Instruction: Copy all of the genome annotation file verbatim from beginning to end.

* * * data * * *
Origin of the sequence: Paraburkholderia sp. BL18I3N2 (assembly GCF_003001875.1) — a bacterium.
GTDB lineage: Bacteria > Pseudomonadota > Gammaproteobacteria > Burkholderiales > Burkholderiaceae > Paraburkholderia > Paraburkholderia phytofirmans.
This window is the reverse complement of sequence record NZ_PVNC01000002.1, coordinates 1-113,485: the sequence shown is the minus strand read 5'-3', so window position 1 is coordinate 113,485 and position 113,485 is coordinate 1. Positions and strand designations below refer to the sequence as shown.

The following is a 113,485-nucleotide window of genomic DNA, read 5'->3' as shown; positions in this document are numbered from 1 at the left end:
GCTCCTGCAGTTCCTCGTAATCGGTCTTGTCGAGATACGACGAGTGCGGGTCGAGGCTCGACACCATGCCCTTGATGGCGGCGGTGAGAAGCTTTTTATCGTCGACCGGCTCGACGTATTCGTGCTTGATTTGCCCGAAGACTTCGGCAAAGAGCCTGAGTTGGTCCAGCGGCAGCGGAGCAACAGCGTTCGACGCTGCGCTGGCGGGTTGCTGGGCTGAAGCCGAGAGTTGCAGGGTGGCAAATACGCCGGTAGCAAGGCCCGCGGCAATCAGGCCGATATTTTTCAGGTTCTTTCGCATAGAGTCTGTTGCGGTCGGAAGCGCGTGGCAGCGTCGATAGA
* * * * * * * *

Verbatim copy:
Origin of the sequence: Paraburkholderia sp. BL18I3N2 (assembly GCF_003001875.1) — a bacterium.
GTDB lineage: Bacteria > Pseudomonadota > Gammaproteobacteria > Burkholderiales > Burkholderiaceae > Paraburkholderia > Paraburkholderia phytofirmans.
This window is the reverse complement of sequence record NZ_PVNC01000002.1, coordinates 1-113,485: the sequence shown is the minus strand read 5'-3', so window position 1 is coordinate 113,485 and position 113,485 is coordinate 1. Positions and strand designations below refer to the sequence as shown.

The following is a 113,485-nucleotide window of genomic DNA, read 5'->3' as shown; positions in this document are numbered from 1 at the left end:
GCTCCTGCAGTTCCTCGTAATCGGTCTTGTCGAGATACGACGAGTGCGGGTCGAGGCTCGACACCATGCCCTTGATGGCGGCGGTGAGAAGCTTTTTATCGTCGACCGGCTCGACGTATTCGTGCTTGATTTGCCCGAAGACTTCGGCAAAGAGCCTGAGTTGGTCCAGCGGCAGCGGAGCAACAGCGTTCGACGCTGCGCTGGCGGGTTGCTGGGCTGAAGCCGAGAGTTGCAGGGTGGCAAATACGCCGGTAGCAAGGCCCGCGGCAATCAGGCCGATATTTTTCAGGTTCTTTCGCATAGAGTCTGTTGCGGTCGGAAGCGCGTGGCAGCGTCGATAGA